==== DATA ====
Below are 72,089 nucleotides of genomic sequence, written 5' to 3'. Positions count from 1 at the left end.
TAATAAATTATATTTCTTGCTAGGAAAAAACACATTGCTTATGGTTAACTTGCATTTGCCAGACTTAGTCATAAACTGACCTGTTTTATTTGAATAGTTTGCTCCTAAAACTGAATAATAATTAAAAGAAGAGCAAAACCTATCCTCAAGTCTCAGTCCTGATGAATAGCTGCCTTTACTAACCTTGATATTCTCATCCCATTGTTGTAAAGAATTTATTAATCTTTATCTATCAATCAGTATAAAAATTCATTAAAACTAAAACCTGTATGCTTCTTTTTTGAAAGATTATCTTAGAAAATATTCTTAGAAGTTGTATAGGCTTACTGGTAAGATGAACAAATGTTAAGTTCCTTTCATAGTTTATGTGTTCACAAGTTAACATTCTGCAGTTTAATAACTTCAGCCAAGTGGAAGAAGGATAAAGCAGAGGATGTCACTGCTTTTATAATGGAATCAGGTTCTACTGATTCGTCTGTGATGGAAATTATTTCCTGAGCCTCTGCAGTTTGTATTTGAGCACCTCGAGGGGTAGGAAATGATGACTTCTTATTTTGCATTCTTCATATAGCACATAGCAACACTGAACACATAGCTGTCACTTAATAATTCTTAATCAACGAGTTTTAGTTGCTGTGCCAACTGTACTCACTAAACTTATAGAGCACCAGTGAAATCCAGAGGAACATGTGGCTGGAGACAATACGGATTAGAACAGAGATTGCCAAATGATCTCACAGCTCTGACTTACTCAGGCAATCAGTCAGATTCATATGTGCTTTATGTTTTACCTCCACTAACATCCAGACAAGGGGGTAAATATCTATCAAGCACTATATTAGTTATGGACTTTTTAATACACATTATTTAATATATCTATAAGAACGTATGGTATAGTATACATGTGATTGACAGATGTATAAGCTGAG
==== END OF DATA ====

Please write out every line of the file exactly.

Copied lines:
Below are 72,089 nucleotides of genomic sequence, written 5' to 3'. Positions count from 1 at the left end.
TAATAAATTATATTTCTTGCTAGGAAAAAACACATTGCTTATGGTTAACTTGCATTTGCCAGACTTAGTCATAAACTGACCTGTTTTATTTGAATAGTTTGCTCCTAAAACTGAATAATAATTAAAAGAAGAGCAAAACCTATCCTCAAGTCTCAGTCCTGATGAATAGCTGCCTTTACTAACCTTGATATTCTCATCCCATTGTTGTAAAGAATTTATTAATCTTTATCTATCAATCAGTATAAAAATTCATTAAAACTAAAACCTGTATGCTTCTTTTTTGAAAGATTATCTTAGAAAATATTCTTAGAAGTTGTATAGGCTTACTGGTAAGATGAACAAATGTTAAGTTCCTTTCATAGTTTATGTGTTCACAAGTTAACATTCTGCAGTTTAATAACTTCAGCCAAGTGGAAGAAGGATAAAGCAGAGGATGTCACTGCTTTTATAATGGAATCAGGTTCTACTGATTCGTCTGTGATGGAAATTATTTCCTGAGCCTCTGCAGTTTGTATTTGAGCACCTCGAGGGGTAGGAAATGATGACTTCTTATTTTGCATTCTTCATATAGCACATAGCAACACTGAACACATAGCTGTCACTTAATAATTCTTAATCAACGAGTTTTAGTTGCTGTGCCAACTGTACTCACTAAACTTATAGAGCACCAGTGAAATCCAGAGGAACATGTGGCTGGAGACAATACGGATTAGAACAGAGATTGCCAAATGATCTCACAGCTCTGACTTACTCAGGCAATCAGTCAGATTCATATGTGCTTTATGTTTTACCTCCACTAACATCCAGACAAGGGGGTAAATATCTATCAAGCACTATATTAGTTATGGACTTTTTAATACACATTATTTAATATATCTATAAGAACGTATGGTATAGTATACATGTGATTGACAGATGTATAAGCTGAG